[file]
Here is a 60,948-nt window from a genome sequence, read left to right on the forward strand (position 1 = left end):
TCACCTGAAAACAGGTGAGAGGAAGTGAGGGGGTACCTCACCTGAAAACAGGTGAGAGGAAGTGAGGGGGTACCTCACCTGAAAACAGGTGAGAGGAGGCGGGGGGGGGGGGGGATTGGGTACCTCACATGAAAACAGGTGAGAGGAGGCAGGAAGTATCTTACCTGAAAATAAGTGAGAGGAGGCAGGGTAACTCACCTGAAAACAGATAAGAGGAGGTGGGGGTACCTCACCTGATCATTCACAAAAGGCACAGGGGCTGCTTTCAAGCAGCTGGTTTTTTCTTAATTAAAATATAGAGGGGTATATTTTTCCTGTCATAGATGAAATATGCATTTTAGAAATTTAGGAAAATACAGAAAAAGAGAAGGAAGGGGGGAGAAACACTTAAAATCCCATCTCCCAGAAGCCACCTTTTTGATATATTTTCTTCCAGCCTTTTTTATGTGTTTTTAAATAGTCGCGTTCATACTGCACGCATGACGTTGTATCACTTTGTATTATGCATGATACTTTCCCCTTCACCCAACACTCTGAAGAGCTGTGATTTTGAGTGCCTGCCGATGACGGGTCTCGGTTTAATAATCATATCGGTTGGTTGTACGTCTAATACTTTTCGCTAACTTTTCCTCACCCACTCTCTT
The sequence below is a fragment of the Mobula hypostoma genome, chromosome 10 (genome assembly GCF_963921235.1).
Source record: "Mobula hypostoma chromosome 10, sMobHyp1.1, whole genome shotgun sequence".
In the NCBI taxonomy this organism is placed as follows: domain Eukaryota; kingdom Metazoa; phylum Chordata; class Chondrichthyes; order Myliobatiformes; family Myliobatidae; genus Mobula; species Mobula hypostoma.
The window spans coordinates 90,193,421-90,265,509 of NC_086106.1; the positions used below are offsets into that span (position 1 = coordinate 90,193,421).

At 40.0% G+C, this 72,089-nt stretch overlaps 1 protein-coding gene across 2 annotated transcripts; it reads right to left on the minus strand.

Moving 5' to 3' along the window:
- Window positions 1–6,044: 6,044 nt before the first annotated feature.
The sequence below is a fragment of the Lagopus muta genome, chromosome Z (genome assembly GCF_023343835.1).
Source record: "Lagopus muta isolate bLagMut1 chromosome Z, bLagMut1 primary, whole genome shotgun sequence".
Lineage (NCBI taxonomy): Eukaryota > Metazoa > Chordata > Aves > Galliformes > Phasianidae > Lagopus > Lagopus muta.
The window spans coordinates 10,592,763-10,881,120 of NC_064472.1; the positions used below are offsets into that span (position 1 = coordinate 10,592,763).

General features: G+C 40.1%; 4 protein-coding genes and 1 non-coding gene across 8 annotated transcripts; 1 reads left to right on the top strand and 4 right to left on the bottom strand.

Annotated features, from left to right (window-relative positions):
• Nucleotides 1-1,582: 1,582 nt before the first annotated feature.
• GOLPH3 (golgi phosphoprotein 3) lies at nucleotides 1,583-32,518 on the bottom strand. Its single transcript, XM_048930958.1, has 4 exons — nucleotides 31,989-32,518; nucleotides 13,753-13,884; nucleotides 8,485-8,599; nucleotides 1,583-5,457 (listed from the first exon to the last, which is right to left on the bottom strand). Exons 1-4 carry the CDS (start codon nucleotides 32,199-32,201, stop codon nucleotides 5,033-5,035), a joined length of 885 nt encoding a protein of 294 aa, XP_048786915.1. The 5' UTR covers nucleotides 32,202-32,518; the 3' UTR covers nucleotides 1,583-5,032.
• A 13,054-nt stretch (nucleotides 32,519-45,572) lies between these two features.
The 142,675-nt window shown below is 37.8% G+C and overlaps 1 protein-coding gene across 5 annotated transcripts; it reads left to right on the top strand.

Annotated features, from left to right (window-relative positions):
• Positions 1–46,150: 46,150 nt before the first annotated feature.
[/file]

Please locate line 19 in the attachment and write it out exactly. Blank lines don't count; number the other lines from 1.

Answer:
The 142,675-nt window shown below is 37.8% G+C and overlaps 1 protein-coding gene across 5 annotated transcripts; it reads left to right on the top strand.